“We are an immigrant nation and we all have a shared interest in the preservation of ancient culture; and we should all value the controlled, legal movement of cultural property as we value the free movement of people, literature, and ideas.” So writes Gary Vikan, Committee for Cultural Policy (CCP) President and former director of the Walters Art Museum in Baltimore, in the February 2017 edition of Apollo, in Why US Art Museums and the Antiquities Trade Should Work Together.
Dr. Vikan describes the origins of the encyclopedic museum system in the U.S., and the results of recent, self-imposed regulation which has led to a veritable freeze of the free movement of cultural property.
Vikan proposes a process in which the U.S. could unfreeze the flow of cultural objects and “create a new culture of collecting, which will be sustained by the vast number of antiquities already within borders of the United States.”
Mass collections of antiquities built by magnates such as J.P. Morgan, Henry Walters and others fueled the collections of the museums of the late 19th and early 20th century. Vikan writes, “In those days, collectors benefited enormously from a flourishing legal export trade in antiquities. Walters’ renowned Imperial Roman sarcophagi came to America from a private collector in Rome in 1902, with full oversight by the Italian government. But there was also plenty of loot to be had.” “Loot” that often was acquired through questionable means.
It was this wholesale collecting of antiquities that ultimately led source countries and international organizations to implement laws to restrict the exportation of cultural property. Vikan continues, “In 1970, UNESCO adopted the Convention on the Means of Prohibiting and Preventing the Illicit Import, Export and Transfer of Ownership of Cultural Property. The United States was not only the first major antiquities-importing nation to sign on to the 1970 UNESCO Convention; it was the first to pass implementation legislation to give the Convention legal effect. The Cultural Property Implementation Act of 1983 created the President’s Cultural Property Advisory Committee, to entertain requests from foreign nations that we in the USA, in concert with other antiquities-buying countries, and stop the importation of broad categories of antiquities that previously had been flowing unhindered into the USA.”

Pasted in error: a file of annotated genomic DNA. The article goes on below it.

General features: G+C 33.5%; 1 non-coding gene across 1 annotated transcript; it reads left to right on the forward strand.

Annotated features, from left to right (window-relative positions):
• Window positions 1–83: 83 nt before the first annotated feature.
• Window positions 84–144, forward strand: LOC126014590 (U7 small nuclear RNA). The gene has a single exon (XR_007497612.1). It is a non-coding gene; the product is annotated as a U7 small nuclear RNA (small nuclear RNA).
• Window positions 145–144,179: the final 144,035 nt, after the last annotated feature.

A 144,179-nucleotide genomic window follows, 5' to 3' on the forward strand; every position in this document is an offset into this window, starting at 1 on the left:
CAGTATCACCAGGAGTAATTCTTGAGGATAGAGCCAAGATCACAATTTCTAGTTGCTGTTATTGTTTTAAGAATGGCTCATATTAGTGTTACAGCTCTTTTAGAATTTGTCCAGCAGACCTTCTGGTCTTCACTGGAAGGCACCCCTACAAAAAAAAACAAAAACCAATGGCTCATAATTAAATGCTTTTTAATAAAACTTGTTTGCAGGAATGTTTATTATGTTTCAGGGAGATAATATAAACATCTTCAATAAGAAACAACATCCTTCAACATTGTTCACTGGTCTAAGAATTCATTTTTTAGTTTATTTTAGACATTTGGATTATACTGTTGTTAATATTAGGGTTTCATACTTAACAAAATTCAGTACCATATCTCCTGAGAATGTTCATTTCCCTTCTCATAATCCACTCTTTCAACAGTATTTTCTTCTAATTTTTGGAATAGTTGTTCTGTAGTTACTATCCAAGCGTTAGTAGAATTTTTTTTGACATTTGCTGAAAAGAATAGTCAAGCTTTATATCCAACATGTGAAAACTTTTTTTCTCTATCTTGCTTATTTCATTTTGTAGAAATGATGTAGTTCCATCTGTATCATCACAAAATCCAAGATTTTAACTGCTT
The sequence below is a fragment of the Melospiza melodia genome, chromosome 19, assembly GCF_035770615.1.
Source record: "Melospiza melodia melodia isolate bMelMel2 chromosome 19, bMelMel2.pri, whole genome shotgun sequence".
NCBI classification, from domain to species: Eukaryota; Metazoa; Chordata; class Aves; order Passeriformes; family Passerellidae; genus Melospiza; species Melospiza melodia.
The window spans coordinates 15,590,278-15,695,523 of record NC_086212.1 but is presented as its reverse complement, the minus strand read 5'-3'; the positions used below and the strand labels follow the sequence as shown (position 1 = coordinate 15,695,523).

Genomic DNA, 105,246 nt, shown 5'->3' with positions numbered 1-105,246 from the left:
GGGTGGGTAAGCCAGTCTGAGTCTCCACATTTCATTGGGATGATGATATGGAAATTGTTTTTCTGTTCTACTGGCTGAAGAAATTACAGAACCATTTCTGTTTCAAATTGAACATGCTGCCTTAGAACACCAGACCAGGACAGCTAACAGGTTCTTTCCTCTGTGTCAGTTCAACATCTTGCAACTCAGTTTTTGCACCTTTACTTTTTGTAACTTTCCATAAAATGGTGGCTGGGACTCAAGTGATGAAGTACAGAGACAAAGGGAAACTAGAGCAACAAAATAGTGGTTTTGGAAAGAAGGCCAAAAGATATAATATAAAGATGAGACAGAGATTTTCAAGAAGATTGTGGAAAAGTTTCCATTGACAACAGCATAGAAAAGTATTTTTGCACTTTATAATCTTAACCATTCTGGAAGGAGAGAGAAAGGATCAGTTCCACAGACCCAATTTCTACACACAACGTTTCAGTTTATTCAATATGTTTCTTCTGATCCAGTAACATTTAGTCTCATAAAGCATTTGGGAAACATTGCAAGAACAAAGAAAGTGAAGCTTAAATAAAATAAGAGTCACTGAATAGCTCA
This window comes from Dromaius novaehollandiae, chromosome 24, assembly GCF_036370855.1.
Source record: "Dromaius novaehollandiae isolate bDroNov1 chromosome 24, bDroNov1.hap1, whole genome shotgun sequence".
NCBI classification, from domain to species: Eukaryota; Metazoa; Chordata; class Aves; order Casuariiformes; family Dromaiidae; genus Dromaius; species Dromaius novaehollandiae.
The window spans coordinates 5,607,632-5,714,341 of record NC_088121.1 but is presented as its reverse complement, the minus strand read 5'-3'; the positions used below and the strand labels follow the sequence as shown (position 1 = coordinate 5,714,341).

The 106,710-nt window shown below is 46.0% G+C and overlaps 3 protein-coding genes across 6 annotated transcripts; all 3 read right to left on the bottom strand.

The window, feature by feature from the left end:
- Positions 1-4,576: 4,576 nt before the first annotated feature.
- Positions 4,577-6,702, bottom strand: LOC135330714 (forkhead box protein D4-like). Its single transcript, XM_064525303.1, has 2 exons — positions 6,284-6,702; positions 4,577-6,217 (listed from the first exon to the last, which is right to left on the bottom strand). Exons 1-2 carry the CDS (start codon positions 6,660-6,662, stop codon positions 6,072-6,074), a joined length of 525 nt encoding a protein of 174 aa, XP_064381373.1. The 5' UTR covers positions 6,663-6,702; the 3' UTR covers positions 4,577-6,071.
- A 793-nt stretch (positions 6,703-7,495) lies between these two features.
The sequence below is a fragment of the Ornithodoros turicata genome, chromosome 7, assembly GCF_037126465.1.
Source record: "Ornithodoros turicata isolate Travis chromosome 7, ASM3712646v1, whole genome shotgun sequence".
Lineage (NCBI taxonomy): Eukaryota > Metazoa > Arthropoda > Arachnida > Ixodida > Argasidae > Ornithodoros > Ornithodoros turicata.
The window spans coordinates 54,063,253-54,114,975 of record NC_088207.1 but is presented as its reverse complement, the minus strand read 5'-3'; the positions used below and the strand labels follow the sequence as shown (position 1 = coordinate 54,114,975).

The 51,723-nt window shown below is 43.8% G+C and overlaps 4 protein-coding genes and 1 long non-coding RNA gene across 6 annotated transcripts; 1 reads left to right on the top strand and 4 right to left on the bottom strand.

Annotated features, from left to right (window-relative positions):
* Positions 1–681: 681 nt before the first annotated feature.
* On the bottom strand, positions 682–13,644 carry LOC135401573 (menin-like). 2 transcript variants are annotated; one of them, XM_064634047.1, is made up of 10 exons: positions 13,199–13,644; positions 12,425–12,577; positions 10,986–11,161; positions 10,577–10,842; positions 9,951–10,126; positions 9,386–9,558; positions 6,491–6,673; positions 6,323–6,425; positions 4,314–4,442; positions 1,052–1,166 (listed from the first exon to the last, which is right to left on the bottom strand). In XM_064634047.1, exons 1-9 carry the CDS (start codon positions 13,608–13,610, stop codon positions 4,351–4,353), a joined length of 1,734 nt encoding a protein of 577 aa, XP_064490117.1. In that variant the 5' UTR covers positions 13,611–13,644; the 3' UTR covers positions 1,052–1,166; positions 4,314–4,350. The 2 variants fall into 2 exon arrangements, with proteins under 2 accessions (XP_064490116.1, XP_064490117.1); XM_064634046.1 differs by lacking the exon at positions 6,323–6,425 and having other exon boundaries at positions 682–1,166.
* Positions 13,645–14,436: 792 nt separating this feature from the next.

The flow of antiquities exported without source country authority slowed by the 1990s, but Vikan says that the lax culture of regulation that existed within the museum system enabled some many recently imported antiquities to find their way into collections in the U.S. In 2008 a rewrite of the Association of Art Museum Directors’ (AAMD) acquisition guidelines stemmed this flow by establishing guidelines: “AAMD members normally should not acquire a work unless research substantiates that the work was outside the country of probable modern discovery before 1970.”